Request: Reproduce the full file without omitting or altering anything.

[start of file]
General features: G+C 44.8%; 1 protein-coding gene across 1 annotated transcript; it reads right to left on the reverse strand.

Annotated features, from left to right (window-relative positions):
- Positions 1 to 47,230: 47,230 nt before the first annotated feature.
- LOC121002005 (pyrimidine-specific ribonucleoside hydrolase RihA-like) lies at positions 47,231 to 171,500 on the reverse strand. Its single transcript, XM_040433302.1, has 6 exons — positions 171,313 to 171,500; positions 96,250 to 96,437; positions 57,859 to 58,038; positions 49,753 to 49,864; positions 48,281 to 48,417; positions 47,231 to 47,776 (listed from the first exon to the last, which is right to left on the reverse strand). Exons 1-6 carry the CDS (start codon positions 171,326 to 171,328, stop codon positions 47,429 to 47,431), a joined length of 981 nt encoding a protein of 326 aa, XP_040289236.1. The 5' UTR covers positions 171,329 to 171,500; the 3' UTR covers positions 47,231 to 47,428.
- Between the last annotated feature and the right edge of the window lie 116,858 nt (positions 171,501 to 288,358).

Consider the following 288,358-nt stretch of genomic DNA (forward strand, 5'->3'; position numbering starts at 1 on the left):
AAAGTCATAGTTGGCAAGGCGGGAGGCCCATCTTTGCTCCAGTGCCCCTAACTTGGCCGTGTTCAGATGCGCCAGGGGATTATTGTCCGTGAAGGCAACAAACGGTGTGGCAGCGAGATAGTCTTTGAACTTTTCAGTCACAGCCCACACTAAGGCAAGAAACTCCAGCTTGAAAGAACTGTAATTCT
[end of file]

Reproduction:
General features: G+C 44.8%; 1 protein-coding gene across 1 annotated transcript; it reads right to left on the reverse strand.

Annotated features, from left to right (window-relative positions):
- Positions 1 to 47,230: 47,230 nt before the first annotated feature.
- LOC121002005 (pyrimidine-specific ribonucleoside hydrolase RihA-like) lies at positions 47,231 to 171,500 on the reverse strand. Its single transcript, XM_040433302.1, has 6 exons — positions 171,313 to 171,500; positions 96,250 to 96,437; positions 57,859 to 58,038; positions 49,753 to 49,864; positions 48,281 to 48,417; positions 47,231 to 47,776 (listed from the first exon to the last, which is right to left on the reverse strand). Exons 1-6 carry the CDS (start codon positions 171,326 to 171,328, stop codon positions 47,429 to 47,431), a joined length of 981 nt encoding a protein of 326 aa, XP_040289236.1. The 5' UTR covers positions 171,329 to 171,500; the 3' UTR covers positions 47,231 to 47,428.
- Between the last annotated feature and the right edge of the window lie 116,858 nt (positions 171,501 to 288,358).

Consider the following 288,358-nt stretch of genomic DNA (forward strand, 5'->3'; position numbering starts at 1 on the left):
AAAGTCATAGTTGGCAAGGCGGGAGGCCCATCTTTGCTCCAGTGCCCCTAACTTGGCCGTGTTCAGATGCGCCAGGGGATTATTGTCCGTGAAGGCAACAAACGGTGTGGCAGCGAGATAGTCTTTGAACTTTTCAGTCACAGCCCACACTAAGGCAAGAAACTCCAGCTTGAAAGAACTGTAATTCT